The English city of York has, since Roman times, been defended by walls of one form or another. To this day, substantial portions of the walls remain, and York has more miles of intact wall than any other city in England. They are known variously as the [York] City walls, the Bar walls and the Roman walls (though this last is a misnomer as very little of the extant stonework is of Roman origin, and the course of the wall has been substantially altered since Roman times).
The Danes occupied the city in 867. By this time the Roman defences were in poor repair, and the Danes demolished all the towers save the Multangular Tower and restored the walls.
The majority of the remaining walls, which encircle the whole of the medieval city, date from the 12th – 14th century, with some reconstruction carried out in the 19th century and later. From the east corner of the Roman walls, the medieval wall extends to Layerthorpe Bridge. After the bridge, the King’s Fishpool, a swamp created by the Normans’ damming of the River Foss, provided adequate security for the city, and no walls were ever built in this area.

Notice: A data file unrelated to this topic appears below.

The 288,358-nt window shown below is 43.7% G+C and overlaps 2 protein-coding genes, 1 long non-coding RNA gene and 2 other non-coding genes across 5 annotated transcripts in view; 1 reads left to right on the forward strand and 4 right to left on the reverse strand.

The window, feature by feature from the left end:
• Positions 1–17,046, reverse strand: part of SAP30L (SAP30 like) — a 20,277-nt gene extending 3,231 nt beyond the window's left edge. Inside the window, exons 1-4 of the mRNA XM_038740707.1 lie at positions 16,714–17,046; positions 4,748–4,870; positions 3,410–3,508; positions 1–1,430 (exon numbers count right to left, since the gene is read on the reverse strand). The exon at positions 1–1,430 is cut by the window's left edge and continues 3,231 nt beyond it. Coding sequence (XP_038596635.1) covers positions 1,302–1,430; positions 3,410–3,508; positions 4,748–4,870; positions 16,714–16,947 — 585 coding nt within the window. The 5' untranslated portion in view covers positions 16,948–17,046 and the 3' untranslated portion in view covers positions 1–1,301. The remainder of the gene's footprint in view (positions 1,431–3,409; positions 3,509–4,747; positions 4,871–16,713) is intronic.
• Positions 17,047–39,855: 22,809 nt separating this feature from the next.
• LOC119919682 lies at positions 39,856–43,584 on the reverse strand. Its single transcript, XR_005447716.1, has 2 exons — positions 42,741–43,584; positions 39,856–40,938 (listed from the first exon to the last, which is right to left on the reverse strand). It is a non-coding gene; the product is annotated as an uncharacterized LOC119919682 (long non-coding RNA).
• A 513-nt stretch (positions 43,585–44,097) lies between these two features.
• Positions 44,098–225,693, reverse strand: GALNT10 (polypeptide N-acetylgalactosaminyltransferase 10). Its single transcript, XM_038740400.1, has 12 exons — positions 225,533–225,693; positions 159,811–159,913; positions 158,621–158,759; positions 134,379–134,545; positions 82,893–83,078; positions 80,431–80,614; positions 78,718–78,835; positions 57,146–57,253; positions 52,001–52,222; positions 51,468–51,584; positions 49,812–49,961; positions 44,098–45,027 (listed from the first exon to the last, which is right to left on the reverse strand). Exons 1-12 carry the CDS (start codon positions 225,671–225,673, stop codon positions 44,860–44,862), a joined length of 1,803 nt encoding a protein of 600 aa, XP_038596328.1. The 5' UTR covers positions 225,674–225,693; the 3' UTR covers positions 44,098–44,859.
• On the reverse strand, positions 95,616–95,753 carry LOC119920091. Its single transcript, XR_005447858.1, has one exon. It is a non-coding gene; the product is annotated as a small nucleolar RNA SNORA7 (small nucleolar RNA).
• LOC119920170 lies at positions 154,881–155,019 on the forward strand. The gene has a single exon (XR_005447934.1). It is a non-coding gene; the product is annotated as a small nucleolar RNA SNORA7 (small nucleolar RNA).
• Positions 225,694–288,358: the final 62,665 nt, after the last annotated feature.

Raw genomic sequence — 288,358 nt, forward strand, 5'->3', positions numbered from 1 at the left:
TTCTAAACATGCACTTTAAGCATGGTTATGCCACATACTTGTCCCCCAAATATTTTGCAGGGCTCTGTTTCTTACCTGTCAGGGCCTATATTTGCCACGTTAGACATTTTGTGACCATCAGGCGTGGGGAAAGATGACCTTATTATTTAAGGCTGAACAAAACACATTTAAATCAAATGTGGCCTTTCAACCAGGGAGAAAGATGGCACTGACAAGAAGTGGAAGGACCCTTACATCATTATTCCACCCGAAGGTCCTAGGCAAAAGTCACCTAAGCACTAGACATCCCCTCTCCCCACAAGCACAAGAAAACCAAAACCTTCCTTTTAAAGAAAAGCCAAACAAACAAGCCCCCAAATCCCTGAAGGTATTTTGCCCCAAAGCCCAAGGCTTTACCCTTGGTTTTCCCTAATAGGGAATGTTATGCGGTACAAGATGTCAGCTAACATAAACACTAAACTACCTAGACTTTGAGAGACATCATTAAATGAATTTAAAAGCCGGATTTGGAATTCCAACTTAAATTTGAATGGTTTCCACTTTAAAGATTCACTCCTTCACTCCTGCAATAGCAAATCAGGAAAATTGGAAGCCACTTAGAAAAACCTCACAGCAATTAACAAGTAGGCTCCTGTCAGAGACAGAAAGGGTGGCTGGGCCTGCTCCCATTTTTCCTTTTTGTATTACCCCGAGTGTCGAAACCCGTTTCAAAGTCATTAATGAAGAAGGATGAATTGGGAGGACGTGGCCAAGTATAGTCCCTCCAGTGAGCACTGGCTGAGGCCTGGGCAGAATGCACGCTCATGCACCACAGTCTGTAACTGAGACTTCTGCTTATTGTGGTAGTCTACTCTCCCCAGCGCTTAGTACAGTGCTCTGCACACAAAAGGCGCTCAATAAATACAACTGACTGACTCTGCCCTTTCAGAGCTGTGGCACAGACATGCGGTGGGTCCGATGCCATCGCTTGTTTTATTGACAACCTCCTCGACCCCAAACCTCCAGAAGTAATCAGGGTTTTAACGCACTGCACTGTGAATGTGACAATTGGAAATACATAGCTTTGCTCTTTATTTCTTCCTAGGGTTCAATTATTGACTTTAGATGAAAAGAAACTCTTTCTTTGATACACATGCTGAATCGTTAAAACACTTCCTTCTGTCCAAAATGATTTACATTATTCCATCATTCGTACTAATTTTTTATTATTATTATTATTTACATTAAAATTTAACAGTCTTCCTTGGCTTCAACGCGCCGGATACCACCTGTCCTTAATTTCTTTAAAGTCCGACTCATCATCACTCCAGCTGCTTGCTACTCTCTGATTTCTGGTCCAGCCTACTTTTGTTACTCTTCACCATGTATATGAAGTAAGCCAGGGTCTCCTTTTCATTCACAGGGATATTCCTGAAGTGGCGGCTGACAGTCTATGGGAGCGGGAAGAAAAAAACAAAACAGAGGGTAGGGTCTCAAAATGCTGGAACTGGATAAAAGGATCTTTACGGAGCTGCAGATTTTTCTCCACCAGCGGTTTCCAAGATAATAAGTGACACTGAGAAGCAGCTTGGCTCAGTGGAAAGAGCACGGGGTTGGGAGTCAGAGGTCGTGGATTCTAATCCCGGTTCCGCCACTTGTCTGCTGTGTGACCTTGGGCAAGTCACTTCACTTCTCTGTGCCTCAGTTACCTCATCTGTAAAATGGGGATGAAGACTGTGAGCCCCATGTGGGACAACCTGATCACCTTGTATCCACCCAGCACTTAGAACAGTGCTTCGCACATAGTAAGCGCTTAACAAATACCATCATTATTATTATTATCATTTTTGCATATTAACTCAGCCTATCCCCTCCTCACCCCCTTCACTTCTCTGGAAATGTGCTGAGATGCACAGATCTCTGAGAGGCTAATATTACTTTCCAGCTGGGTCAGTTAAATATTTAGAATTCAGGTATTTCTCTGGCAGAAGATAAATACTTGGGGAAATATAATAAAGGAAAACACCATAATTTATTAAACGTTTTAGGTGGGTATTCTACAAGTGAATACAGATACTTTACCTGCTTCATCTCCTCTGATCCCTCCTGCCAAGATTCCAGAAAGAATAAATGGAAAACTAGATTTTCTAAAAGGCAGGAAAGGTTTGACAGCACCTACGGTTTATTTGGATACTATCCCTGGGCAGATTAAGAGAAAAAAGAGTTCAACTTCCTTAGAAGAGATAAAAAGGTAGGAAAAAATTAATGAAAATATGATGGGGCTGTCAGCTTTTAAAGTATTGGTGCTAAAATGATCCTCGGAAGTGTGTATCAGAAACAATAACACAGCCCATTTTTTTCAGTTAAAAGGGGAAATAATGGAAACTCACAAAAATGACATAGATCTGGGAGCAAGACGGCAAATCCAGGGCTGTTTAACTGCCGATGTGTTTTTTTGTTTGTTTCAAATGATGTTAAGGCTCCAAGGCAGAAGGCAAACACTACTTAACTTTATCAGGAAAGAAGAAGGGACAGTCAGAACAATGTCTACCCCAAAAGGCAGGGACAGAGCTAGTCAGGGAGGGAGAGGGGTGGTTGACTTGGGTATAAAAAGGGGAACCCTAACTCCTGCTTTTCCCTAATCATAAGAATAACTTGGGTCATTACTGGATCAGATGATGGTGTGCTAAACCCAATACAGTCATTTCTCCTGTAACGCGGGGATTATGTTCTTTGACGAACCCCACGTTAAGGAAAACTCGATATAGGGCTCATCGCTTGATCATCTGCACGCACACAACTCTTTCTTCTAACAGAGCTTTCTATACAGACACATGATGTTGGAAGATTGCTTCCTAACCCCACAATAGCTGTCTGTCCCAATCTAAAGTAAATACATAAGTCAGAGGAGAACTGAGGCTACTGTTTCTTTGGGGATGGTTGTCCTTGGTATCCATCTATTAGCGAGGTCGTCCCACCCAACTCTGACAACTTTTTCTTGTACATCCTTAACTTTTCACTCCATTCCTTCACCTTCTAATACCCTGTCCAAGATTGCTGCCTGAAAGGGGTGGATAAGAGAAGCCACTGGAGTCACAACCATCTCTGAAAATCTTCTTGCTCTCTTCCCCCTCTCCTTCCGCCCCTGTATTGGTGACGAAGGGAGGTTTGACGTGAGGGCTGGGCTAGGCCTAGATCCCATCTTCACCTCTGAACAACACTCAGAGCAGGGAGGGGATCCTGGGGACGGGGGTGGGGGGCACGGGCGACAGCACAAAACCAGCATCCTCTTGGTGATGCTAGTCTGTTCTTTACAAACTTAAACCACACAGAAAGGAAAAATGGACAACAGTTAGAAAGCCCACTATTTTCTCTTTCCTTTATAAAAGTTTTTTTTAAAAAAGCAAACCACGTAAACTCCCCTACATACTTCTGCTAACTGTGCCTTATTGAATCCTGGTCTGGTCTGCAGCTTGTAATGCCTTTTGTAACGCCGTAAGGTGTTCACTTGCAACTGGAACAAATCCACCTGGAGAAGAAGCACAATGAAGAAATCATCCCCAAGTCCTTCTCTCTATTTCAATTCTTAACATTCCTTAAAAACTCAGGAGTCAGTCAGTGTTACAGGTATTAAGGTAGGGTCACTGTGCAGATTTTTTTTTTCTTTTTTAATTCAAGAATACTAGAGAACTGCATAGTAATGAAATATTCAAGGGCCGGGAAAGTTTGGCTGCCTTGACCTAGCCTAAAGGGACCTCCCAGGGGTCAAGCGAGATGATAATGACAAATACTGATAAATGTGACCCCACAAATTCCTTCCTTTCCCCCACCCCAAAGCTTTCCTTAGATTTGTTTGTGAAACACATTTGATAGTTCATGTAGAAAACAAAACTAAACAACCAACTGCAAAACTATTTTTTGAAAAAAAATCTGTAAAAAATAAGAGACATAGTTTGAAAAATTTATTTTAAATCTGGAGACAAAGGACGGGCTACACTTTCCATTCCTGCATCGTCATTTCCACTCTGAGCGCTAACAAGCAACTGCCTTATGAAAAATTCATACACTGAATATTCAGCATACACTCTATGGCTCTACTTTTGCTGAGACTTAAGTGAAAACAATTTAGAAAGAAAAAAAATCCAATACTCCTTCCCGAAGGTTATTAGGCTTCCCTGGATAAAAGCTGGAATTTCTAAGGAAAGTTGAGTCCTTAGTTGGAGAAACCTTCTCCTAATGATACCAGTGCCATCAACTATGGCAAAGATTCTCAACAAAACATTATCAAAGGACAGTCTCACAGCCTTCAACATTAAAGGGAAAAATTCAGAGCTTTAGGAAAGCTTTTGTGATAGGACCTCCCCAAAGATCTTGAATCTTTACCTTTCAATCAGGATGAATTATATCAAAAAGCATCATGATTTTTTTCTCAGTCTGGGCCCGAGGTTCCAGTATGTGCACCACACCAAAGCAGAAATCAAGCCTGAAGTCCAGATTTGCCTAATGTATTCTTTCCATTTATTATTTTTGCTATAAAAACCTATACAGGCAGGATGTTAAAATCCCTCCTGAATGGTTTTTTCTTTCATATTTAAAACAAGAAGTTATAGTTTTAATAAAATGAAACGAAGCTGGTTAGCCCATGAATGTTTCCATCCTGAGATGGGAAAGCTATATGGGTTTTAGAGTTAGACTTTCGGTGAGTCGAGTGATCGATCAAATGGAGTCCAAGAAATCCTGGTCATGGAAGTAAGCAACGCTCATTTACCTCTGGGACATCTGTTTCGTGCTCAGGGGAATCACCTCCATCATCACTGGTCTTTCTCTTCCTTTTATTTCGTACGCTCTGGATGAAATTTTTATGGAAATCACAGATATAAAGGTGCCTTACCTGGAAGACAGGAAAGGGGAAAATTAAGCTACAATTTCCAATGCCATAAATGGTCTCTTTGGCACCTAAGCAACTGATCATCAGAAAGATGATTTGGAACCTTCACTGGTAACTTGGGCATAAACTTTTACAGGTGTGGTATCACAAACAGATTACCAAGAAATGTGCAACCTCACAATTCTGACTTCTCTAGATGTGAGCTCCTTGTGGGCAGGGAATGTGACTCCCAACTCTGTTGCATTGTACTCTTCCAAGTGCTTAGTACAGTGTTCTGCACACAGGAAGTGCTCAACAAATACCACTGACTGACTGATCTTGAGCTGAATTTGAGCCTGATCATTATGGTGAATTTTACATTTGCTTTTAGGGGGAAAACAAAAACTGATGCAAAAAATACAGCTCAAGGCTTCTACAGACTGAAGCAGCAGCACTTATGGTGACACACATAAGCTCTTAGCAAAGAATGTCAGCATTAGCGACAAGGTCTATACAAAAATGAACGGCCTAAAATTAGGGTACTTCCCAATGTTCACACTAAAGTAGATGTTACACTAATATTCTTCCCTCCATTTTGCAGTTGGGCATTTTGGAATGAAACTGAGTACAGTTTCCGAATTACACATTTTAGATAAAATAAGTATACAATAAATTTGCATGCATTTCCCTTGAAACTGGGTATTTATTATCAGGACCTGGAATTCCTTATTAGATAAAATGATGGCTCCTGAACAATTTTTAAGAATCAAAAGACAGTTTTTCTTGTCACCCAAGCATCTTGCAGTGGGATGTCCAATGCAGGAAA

The walls resume beyond the now canalised Foss at the Red Tower, a brick building which has been much restored over the years. They continue south and west around the Walmgate area, terminating in another tower (Fishergate Postern), near York Castle, which was formerly surrounded by its own walls and a moat.
A small stretch of wall on the west side of Tower Gardens terminates at Davy Tower, another brick tower located next to the River Ouse). This originally ran up to the castle walls, with a postern on Tower Street.
Beyond the Ouse, the walls resume at Skeldergate, where there was once another postern. They climb past Baile Hill, take a right turn and proceed north-west parallel to the Inner Ring Road. Near the railway station, they turn right again in a north-easterly direction, finishing at Barker Tower on the Ouse.
Barker Tower was once linked by a chain across the river, parallel to the nineteenth-century Lendal Bridge. A small stretch of wall then leads to the entrance to Museum Gardens, the Multangular Tower and the original line of the Roman walls. Today the walls are a scheduled ancient monument and a grade 1 listed building.